of course, there are those who are addicted to their coffee. for them, i offer this:
these articles basically note that some people have a genetic predisposition for coffee, either towards the caffeine or otherwise. in which case, their proclivities may be somewhat out of their control.

in which case, all i can say is: condolences? congratulations? commiseration?

and would you like some coffee?

Nutrition Lab
Coffee Studies Should Warm Your Heart

By Elena Conis, Special to the Los Angeles Times
April 10, 2011

Looking for a reason to not give up your coffee habit? Here's one possibility: heart health.

Numerous studies in recent years have reported that drinking coffee may be good for the cardiovascular system and might even help prevent strokes. Just last month, Swedish researchers announced results of a large study showing that coffee seemed to reduce the risk of stroke in women by up to 25%.

Not long ago, researchers thought quite the opposite about coffee and the heart, says Dr. Thomas Hemmen, director of the UC San Diego Stroke Center: "Coffee is fun and it tastes good, so people assumed for many years that it would be bad for you."

Studies conducted in the 1970s and 1980s offered little in the way of confirmation or refutation. Several suggested an increased risk of heart attack among coffee drinkers. Others showed a lowered risk of heart attack and stroke. Still others found no connection at all.

Many of these early studies were criticized for being too small or too brief. In response, researchers at the Harvard School of Public Health decided to look at coffee consumption, heart disease and stroke risk among more than 45,000 healthy men enrolled in the school's ongoing Health Professionals Follow-Up Study. Their analysis, published in the New England Journal of Medicine in 1990, found that coffee drinking had no effect on the men's risk of heart attack or stroke.

But in the last few years, a spate of studies has revisited the question, and many of them have found — unexpectedly — that coffee drinking is linked to a decreased stroke risk.

A 2008 study of more than 26,000 male smokers in Finland found that the men who drank eight or more cups of coffee a day had a 23% lower risk of stroke than the men who drank little or no coffee. And a few other reports suggest the effect applies to healthy nonsmokers too. Researchers at UCLA and USC examined data on coffee consumption and stroke prevalence among more than 9,000 participants in the National Health and Nutrition Examination Survey. At a 2009 conference, they reported that the likelihood of stroke was highest among people who didn't drink coffee and lowest among those who drank the most coffee: 5% of people who drank one or two cups a day suffered strokes, whereas 2.9% of people who drank six or more cups suffered strokes. The study will be published in a few months.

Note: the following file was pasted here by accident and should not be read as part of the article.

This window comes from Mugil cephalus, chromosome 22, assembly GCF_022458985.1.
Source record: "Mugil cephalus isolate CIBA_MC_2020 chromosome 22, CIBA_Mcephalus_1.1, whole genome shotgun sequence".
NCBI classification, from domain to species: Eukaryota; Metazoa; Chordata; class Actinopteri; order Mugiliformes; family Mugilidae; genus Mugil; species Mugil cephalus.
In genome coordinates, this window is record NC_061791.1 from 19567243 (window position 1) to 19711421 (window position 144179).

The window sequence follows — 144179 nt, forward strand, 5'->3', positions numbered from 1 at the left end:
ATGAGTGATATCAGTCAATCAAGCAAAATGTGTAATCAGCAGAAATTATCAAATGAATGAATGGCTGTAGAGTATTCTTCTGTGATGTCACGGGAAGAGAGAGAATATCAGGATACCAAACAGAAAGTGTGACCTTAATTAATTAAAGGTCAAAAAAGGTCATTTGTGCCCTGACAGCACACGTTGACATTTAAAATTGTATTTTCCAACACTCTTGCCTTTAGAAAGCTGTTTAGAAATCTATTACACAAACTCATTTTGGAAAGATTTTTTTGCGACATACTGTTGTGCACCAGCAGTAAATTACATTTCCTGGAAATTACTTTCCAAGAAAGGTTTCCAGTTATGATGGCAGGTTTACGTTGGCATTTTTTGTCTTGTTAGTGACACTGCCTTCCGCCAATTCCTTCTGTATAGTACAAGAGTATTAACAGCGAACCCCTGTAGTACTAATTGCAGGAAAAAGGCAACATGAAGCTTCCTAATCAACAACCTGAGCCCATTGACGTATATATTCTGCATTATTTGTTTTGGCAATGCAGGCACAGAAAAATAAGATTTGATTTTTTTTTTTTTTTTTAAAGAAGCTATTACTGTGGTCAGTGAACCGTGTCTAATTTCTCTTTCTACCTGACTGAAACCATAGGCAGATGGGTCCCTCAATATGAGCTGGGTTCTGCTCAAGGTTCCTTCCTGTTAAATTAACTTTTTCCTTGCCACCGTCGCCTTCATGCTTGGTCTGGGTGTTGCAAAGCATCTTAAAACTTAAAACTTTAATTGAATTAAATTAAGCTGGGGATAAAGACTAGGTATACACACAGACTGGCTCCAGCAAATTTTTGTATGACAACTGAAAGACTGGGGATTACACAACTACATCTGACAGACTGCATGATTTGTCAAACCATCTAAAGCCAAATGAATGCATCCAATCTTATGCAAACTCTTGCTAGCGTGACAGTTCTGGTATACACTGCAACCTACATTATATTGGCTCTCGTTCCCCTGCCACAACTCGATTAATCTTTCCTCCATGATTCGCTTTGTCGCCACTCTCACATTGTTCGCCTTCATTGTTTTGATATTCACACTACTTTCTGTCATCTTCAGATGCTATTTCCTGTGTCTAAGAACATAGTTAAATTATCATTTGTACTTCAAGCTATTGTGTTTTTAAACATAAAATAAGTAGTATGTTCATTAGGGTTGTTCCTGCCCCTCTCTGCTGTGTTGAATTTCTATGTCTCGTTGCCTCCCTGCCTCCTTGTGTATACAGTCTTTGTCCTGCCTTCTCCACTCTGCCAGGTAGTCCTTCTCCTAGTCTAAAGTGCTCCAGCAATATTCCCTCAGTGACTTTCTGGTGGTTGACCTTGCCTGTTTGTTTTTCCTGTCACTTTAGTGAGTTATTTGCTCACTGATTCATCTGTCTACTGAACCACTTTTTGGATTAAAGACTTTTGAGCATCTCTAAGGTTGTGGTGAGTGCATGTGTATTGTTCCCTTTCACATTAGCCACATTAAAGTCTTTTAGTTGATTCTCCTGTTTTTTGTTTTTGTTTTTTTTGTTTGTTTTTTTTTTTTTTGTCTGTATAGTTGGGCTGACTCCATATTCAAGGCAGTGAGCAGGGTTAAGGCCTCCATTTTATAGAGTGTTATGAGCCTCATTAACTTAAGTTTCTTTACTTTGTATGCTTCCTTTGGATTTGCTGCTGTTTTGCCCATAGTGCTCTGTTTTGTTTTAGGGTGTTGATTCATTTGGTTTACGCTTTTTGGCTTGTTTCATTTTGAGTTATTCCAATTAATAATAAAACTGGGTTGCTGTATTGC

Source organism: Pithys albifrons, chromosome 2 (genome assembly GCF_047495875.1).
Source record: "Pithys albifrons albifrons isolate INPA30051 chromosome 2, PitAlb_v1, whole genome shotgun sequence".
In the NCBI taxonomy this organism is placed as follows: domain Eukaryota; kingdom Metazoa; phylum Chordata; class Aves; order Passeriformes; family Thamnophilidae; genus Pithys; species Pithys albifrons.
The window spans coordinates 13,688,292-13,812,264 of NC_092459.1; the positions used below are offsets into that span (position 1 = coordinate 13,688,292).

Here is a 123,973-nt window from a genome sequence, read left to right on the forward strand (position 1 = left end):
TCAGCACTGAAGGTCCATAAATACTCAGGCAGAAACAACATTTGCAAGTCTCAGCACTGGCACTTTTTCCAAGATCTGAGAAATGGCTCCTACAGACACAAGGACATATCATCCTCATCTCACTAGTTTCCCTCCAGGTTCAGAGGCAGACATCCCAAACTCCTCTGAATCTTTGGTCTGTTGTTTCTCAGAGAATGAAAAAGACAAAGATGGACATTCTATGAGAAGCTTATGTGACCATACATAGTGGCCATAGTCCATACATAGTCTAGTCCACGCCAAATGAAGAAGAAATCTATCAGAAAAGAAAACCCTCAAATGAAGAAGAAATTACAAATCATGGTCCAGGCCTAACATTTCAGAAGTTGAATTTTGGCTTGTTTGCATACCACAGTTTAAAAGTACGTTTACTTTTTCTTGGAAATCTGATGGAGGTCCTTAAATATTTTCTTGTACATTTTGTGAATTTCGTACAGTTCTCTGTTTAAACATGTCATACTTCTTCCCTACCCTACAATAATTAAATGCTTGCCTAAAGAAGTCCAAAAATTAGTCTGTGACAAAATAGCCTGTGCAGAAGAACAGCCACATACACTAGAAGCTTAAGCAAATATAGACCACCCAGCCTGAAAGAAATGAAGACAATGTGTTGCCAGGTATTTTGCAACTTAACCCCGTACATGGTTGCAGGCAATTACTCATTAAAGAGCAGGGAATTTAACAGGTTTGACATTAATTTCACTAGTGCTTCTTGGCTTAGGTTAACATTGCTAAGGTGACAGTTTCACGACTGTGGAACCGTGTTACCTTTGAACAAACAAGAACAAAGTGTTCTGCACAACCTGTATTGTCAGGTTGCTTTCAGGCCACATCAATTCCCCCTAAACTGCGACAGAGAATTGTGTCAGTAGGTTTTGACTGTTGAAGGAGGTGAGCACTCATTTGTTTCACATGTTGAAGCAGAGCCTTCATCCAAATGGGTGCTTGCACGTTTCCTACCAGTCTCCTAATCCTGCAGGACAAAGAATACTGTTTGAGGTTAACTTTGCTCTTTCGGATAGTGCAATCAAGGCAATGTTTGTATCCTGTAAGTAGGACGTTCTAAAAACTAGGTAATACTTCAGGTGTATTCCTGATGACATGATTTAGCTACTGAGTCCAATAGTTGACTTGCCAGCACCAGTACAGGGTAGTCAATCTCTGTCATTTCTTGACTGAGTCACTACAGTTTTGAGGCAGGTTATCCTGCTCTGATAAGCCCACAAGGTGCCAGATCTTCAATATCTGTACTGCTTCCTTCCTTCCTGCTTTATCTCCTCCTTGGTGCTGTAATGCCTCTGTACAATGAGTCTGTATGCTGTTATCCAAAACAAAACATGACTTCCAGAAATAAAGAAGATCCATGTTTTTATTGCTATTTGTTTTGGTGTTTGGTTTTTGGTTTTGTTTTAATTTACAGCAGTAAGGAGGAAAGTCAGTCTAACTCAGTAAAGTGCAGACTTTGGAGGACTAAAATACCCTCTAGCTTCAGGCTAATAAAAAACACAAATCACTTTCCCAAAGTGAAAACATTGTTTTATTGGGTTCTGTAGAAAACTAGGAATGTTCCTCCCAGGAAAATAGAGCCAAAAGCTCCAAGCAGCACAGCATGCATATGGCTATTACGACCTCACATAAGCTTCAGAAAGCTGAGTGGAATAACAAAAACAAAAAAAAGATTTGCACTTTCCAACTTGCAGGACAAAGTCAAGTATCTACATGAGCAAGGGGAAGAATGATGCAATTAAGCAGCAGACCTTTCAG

Results from an even larger study of coffee drinking and stroke risk were published in the journal Circulation in 2009: Among the 83,000 women enrolled in Harvard's ongoing Nurses' Health Study, those who drank two to four cups of coffee a day had a 19% to 20% lower risk of stroke than women who drank less than one cup a month.

And this year, a study of more than 81,000 men and women in Japan showed that drinking one or two cups of coffee a day reduced the risk of death from cardiovascular disease by up to 23%. The findings were published in the Journal of Epidemiology and Community Health.

Such studies reveal that coffee isn't harmful, as once thought, and might even be beneficial, says Dr. Larry Goldstein, professor of medicine and director of the Duke University Stroke Center. But while they show an association between coffee drinking and lower stroke risk, they still don't prove that coffee is the cause, he says.

"People who drink coffee are different in many ways from those who don't drink coffee," says Dr. Nerses Sanossian, one of the authors of the UCLA-USC study and a professor of neurology at USC.

Any one of those differences, or more than one of them, could be behind the apparently lower stroke risk. Some of the studies that show a link between coffee drinking and reduced stroke risk have also shown that coffee drinkers are more likely to smoke, have lower education levels and have diets higher in potassium. And although it's unlikely that smoking, for instance, is behind their reduced stroke risk, it's possible that something else is. "It may be due to some other factors we haven't even taken into consideration," Sanossian says.

Even though coffee is considered safe, even in large amounts, you shouldn't rush to take up the habit, says Mark Urman, a cardiologist at the Cedars-Sinai Heart Institute. "If you're not a coffee drinker, don't start drinking to prevent a stroke or otherwise," he says. Coffee can cause heart palpitations in some people, and withdrawal symptoms in those who try to skip their daily cups for a day or two. And many people, he adds, like to load their coffees with cream and sugar, which could very well counteract any advantage coffee has for the blood vessels and heart.

Definitive proof that coffee is good for the blood vessels is unlikely to emerge anytime soon, Hemmen says. Such studies would need to randomly select people to drink either a lot of coffee or a little coffee, and then researchers would have to closely monitor their coffee intake and health for decades.

And that, says Hemmen, would be "very difficult, and really expensive."